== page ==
The 300 women whose portraits are drawn on plates in “The Dinner Table” are all friends, family or acquaintances of the artist.
The first thing you notice upon walking into the front gallery at Art League Houston, where 200 portraits currently line the walls, is the eyes. Yes, there’s a large wooden kitchen table and chairs in the middle of the otherwise empty room, each painted a fresh white. But along the walls, on white ceramic plates, are drawings of women in lithographic crayon. Many of them are looking right at you. It calls to mind the moment you show up to a party, when everyone turns their heads to see who’s arrived.
The women, like the plates they’re drawn on, are each distinct. Some are smirking; some are serious. Others lift their chins to the sky, eyes closed. There are old women with twinkly eyes and toddlers with pigtails. Some have relaxed hair, while others wear headwraps. There are women with short kinky curls, women with close-shaved heads and glasses, and women with their mouths caught in big wide laughs. They all have one thing in common: They are women of color. They look like black women you might know, real women at all stages of life.
“That’s my cousin Nicole,” Delita Martin says, pointing at one of the plates that makes up her installation, The Dinner Table. Next to her is Martin’s friend from her high school pep squad. Adjacent is the wife of Martin’s husband’s best friend, and beyond her, the news reporter who interviewed Martin for a big show she had in Arkansas.
The Dinner Table includes 100 more plates that are on view at Art League Houston until July 21. The 300 women are all people Martin knows. Martin, who grew up in Conroe before getting her degree in drawing from Texas Southern University and her master’s in printmaking from Purdue University, says she wanted the drawings to evoke printmaking. The similar white plates suggest the repetitive process of making prints while also showing each woman’s one-of-a-kind personality and energy. “These women are so dynamic — I wanted the plates to have that energy,” she says. Some are bone china; others are patterned around the edges. In some you can see scratches from repeated use. In the three years it took to complete the work, Martin says, many plates were donated by people who heard about what she was doing.
The project started with one plate, and one image — of Martin’s grandmother. “Initially, it was about family,” she says. “And then I thought, ‘What is family, really?’ And that definition expanded to include other close relationships.”
The original process involved Martin asking friends and family to sit for photo portraits, and then using those images to create the drawings. But she quickly found that her subjects posed carefully, resulting in performative images that Martin thought obscured their true natures: “It was almost like they were filtering themselves out.”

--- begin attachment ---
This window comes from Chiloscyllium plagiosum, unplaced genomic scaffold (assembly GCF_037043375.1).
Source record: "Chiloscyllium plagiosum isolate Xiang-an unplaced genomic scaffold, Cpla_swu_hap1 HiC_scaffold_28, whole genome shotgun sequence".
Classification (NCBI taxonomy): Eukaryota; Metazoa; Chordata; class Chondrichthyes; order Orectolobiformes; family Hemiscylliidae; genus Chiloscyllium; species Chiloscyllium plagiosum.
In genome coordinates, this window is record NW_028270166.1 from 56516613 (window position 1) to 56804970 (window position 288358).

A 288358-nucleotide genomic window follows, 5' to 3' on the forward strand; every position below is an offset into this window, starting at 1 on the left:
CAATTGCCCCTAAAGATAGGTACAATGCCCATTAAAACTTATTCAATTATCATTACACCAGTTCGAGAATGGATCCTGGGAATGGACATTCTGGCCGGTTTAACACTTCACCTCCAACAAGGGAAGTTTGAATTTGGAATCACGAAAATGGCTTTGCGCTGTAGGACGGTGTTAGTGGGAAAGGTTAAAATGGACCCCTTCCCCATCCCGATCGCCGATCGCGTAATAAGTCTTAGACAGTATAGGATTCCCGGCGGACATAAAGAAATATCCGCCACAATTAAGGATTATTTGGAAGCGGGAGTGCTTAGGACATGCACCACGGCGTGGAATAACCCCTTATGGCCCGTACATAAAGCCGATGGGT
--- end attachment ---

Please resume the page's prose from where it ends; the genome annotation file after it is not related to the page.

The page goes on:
So she stopped telling subjects that they’d be in the show, instead searching their social media accounts for more candid images. The result, she says, is people showing up to view her work and finding that they are a part of it. “They are surprised, and they’ll say, ‘Why’d you include my image?’ It invites a conversation of some personal interaction with them.”
Because Martin, who has shown the work twice before in Arkansas and Austin, allows each curator to pick from the plates — with the caveat that at least half of the 300 are hung — the experience changes for her and for the viewer each time. “It’s site-specific,” she says, “and the energy is really… it never loses its effect. It’s a really powerful space for me, and it can be overwhelming.”
Martin says she drew inspiration for The Dinner Table from two influential works. The first was Judy Chicago’s The Dinner Party, a seminal work of feminist art depicting tables settings for famous women throughout history. Martin noted that there was a single black woman, Sojourner Truth, of the 39 women represented in that piece. “So often black women don’t have a seat at the table,” she says. For that reason, the table at the center of the room in her work is open for people to come in and sit while they interact with the art and with each other. “I felt it important to have our own table, and to invite people to sit with us.”
The second inspiration was Carrie Mae Weems’ The Kitchen Table series, in which the famous African-American photographer depicts a character’s experiences with self, lovers and family around a kitchen table. “That was more relatable to me,” Martin says, “But they were characters. And I thought, I know so many amazing women; why not show them? Young and old, and for the babies and girls, I wanted them to know — you, too, have a seat at the table.”